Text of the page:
Skip to main content
Sign In
 

Family Nurse Practitioner


Sheridan_Clinic.CC284_206.jpg

Our Family Nurse Practitioner (FNP) program is designed to provide the clinical skills and academic knowledge to promote health and treatment of physiologic and psychologic health, disease prevention, advanced physical assessment, and management of common acute and chronic illnesses.

In many states, including Colorado, FNPs can practice independently, including the diagnosis and management of acute and chronic illness and the ordering and interpretation of diagnostic tests across the lifespan. FNPs also practice in a variety of clinical settings such as primary care, home health, urgent care, ambulatory care, school-based clinics, retail health clinics, and community health departments and clinics.

Program Highlights

  • Online coursework with on-campus intensives
  • Cohort model encourages student connections and community building
  • Clinical placements provided for students who live in the Denver metro area​
  • Global health opportunities and interprofessional learning activities​
  • Outstanding record of first-time pass rates on FNP national certification exam
  • Graduates find employment quickly

Plans of Study

The plans of study are currently under review. Coursework and overall credit hours for future students may be different than outlined in the documents below.​

These plans are only for students starting in Fall 2018 and Spring 2019.

Please contact Student Affairs if you have any questions.

​​

FAQs

How long will it take to complete the FNP program?
Do the NP programs have a clinical requirement?
Are the NP programs offered completely online or in class?
Will I be required to come to Colorado?
Will this program prepare me to sit for the national certification as a FNP?
Can I take a course before I apply?
How do I apply and get information for the CU-UNITE multidisciplinary urban underserved track?
​​​​

What is CU - UNITE?

The Colorado Urban UNderserved Interprofessional Health Training & Education track (CU-UNITE) is a new longitudinal curriculum for students at the University of Colorado School of Medicine, College of Nursing Nurse Practitioner Program and the Child Health Associate/ Physician Assistant (CHA/PA) Program. The CU-UNITE track is specially designed for students interested in working with urban underserved communities. The track will provide the skills and support needed for future health care providers serving urban underserved populations.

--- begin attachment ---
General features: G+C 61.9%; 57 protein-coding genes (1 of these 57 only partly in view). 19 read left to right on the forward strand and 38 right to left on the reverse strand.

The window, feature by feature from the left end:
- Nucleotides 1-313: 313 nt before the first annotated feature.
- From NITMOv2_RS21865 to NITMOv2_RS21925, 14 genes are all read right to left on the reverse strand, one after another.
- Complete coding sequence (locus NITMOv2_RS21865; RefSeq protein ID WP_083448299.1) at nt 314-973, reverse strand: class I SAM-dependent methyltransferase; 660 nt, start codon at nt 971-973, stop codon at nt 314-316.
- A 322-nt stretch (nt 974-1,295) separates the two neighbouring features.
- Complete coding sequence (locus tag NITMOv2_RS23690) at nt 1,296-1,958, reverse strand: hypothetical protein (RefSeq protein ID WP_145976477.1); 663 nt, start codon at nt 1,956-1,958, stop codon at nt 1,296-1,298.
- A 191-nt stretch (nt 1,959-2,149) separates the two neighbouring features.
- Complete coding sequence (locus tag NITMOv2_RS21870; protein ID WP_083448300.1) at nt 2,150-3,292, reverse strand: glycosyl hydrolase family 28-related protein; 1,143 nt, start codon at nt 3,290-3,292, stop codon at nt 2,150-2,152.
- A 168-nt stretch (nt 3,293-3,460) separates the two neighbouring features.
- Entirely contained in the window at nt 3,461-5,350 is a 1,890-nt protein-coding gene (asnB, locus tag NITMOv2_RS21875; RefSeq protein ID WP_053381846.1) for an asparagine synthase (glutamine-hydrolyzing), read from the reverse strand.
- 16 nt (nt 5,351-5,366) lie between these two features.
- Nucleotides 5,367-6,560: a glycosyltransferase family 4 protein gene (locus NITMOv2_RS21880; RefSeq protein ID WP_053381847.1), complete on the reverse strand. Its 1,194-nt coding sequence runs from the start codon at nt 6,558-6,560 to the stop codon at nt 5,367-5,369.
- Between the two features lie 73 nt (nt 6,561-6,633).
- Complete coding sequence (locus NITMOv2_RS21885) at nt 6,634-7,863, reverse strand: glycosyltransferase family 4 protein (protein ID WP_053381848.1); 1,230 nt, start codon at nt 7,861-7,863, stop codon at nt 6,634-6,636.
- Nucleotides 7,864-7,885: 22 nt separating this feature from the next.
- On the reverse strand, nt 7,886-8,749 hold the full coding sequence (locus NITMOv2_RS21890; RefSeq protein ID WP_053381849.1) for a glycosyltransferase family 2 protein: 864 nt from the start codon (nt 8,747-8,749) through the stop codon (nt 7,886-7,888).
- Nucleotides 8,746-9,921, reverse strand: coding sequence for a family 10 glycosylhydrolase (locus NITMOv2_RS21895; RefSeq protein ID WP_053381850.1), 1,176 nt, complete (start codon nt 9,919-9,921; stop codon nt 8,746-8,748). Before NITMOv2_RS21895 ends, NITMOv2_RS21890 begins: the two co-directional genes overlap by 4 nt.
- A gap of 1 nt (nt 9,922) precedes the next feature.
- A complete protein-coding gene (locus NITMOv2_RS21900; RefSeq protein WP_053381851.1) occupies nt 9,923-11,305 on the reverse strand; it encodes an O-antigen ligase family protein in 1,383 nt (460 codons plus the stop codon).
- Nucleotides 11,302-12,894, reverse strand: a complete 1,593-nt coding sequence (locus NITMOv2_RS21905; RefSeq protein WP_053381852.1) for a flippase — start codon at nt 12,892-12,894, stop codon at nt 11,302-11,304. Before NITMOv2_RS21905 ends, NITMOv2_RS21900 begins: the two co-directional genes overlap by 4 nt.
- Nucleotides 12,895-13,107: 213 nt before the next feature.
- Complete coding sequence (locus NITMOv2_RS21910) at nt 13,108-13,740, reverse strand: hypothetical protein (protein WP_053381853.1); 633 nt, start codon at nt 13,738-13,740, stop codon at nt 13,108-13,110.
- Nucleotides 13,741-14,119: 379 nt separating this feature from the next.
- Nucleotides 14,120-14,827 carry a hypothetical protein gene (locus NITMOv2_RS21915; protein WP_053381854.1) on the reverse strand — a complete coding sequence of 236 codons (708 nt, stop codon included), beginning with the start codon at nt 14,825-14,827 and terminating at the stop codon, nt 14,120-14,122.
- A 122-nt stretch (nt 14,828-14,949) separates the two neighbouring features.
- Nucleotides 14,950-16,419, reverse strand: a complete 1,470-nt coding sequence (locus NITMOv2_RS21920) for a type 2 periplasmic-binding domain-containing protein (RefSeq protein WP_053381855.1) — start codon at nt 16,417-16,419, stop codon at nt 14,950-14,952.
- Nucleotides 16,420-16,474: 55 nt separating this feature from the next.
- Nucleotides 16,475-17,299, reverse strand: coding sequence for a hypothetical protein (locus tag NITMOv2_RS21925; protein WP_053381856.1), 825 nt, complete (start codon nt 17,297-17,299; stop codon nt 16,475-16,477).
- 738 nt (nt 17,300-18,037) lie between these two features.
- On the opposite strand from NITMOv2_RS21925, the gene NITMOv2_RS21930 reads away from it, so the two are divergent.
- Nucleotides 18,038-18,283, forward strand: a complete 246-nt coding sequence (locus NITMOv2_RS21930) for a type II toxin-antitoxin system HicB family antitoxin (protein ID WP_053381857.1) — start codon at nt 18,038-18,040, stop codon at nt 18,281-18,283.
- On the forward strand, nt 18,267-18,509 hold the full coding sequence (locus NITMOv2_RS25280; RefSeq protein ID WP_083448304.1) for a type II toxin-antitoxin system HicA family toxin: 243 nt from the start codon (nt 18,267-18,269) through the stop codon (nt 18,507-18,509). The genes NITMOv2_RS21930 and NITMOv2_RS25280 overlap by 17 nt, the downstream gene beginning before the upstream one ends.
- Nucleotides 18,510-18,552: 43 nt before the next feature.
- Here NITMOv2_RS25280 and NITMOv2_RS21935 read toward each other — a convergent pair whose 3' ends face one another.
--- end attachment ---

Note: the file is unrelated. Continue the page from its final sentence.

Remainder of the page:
Note: This track is open only to students who have been accepted into the program.

Why Should I Consider CU - UNITE?

If you are passionate about working with ethnically and racially diverse populations, serving the uninsured and those with limited access to health care in urban areas, then CU-UNITE is for you. Students completing the CU-UNITE curriculum will have a thorough understanding of healthcare disparities and inequities, the multifaceted role of the health care provider in urban communities, and knowledge about health issues of specific populations of patients in urban areas.

For more information, visit the CU-UNITE page.​​​

​​

Competencies

Upon completion of the nursing program, students will be prepared to incorporate pertinent knowledge, values and abilities for direct and indirect provider roles to:

  • Implement caring and competent nursing practice with individuals, families and communities based on understanding the human experiences of health, illness and healing.
  • Integrate the ethical use of technology and information systems to augment the human capacity for health, facilitate decision-making, support collaboration and foster communication.
  • Promote health of local to global communities through promoting safe environments and safe and effective health care addressing the interaction among individuals, communities and their environmental contexts.
  • Manage care to achieve quality, cost-effective and ethical outcomes in the delivery of health care for individuals, families and populations.
  • Engage in leadership to promote social justice related to access, quality and socio-cultural acceptability of health care through relationship-centered caring, advocacy and empowerment.
  • Negotiate and adapt the delivery and management of health care and health care systems for diverse populations and environments.
  • Practice relationship-centered caring through self-awareness, by developing and maintaining respectful relationships, communicating effectively, and integrating the influence of the human experience of health, illness and healing.
  • Practice nursing reflectively, guided by theory, based on best evidence and integrating creative and critical thinking.
  • Participate in generating and testing knowledge regarding nursing, health care and reflective caring practice.
  • Actively engage in self-directed learning to maintain state-of-the-art nursing practice and to facilitate the education of future practitioners, paraprofessionals and healthy communities.